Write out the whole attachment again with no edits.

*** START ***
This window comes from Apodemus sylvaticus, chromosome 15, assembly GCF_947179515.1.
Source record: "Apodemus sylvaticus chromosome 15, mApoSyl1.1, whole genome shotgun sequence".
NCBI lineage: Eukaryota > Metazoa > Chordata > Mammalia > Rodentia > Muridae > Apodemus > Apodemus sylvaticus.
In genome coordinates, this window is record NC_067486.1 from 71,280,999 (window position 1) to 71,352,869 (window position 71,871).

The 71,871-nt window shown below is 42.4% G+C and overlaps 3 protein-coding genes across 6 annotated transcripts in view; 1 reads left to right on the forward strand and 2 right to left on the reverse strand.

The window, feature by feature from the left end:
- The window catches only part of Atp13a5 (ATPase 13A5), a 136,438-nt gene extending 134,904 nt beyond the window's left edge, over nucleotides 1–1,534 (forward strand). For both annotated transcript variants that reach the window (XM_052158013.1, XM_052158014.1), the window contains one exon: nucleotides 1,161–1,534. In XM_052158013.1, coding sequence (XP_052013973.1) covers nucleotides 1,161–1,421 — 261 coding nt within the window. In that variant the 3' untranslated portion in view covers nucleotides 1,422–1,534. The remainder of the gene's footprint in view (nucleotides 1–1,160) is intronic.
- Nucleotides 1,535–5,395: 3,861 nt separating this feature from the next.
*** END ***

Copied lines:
This window comes from Apodemus sylvaticus, chromosome 15, assembly GCF_947179515.1.
Source record: "Apodemus sylvaticus chromosome 15, mApoSyl1.1, whole genome shotgun sequence".
NCBI lineage: Eukaryota > Metazoa > Chordata > Mammalia > Rodentia > Muridae > Apodemus > Apodemus sylvaticus.
In genome coordinates, this window is record NC_067486.1 from 71,280,999 (window position 1) to 71,352,869 (window position 71,871).

The 71,871-nt window shown below is 42.4% G+C and overlaps 3 protein-coding genes across 6 annotated transcripts in view; 1 reads left to right on the forward strand and 2 right to left on the reverse strand.

The window, feature by feature from the left end:
- The window catches only part of Atp13a5 (ATPase 13A5), a 136,438-nt gene extending 134,904 nt beyond the window's left edge, over nucleotides 1–1,534 (forward strand). For both annotated transcript variants that reach the window (XM_052158013.1, XM_052158014.1), the window contains one exon: nucleotides 1,161–1,534. In XM_052158013.1, coding sequence (XP_052013973.1) covers nucleotides 1,161–1,421 — 261 coding nt within the window. In that variant the 3' untranslated portion in view covers nucleotides 1,422–1,534. The remainder of the gene's footprint in view (nucleotides 1–1,160) is intronic.
- Nucleotides 1,535–5,395: 3,861 nt separating this feature from the next.